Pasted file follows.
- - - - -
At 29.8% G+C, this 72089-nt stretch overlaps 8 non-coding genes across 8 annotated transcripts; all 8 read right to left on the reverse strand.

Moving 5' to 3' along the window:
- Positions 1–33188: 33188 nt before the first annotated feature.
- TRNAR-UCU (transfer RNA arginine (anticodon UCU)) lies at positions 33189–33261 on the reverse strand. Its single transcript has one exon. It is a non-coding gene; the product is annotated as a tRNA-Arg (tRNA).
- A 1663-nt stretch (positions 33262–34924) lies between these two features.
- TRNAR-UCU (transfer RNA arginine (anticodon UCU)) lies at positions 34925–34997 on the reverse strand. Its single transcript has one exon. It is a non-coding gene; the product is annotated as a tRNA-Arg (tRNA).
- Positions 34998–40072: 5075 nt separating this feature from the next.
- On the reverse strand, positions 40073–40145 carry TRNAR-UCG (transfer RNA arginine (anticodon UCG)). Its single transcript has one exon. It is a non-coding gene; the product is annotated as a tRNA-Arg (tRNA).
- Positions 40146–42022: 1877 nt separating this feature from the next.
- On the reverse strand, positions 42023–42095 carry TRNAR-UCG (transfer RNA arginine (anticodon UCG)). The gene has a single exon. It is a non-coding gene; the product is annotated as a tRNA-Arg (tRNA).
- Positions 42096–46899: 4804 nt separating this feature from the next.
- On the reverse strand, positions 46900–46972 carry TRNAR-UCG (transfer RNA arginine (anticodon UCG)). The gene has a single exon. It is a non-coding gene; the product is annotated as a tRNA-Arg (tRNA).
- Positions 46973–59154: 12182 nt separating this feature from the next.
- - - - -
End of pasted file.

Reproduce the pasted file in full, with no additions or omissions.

At 29.8% G+C, this 72089-nt stretch overlaps 8 non-coding genes across 8 annotated transcripts; all 8 read right to left on the reverse strand.

Moving 5' to 3' along the window:
- Positions 1–33188: 33188 nt before the first annotated feature.
- TRNAR-UCU (transfer RNA arginine (anticodon UCU)) lies at positions 33189–33261 on the reverse strand. Its single transcript has one exon. It is a non-coding gene; the product is annotated as a tRNA-Arg (tRNA).
- A 1663-nt stretch (positions 33262–34924) lies between these two features.
- TRNAR-UCU (transfer RNA arginine (anticodon UCU)) lies at positions 34925–34997 on the reverse strand. Its single transcript has one exon. It is a non-coding gene; the product is annotated as a tRNA-Arg (tRNA).
- Positions 34998–40072: 5075 nt separating this feature from the next.
- On the reverse strand, positions 40073–40145 carry TRNAR-UCG (transfer RNA arginine (anticodon UCG)). Its single transcript has one exon. It is a non-coding gene; the product is annotated as a tRNA-Arg (tRNA).
- Positions 40146–42022: 1877 nt separating this feature from the next.
- On the reverse strand, positions 42023–42095 carry TRNAR-UCG (transfer RNA arginine (anticodon UCG)). The gene has a single exon. It is a non-coding gene; the product is annotated as a tRNA-Arg (tRNA).
- Positions 42096–46899: 4804 nt separating this feature from the next.
- On the reverse strand, positions 46900–46972 carry TRNAR-UCG (transfer RNA arginine (anticodon UCG)). The gene has a single exon. It is a non-coding gene; the product is annotated as a tRNA-Arg (tRNA).
- Positions 46973–59154: 12182 nt separating this feature from the next.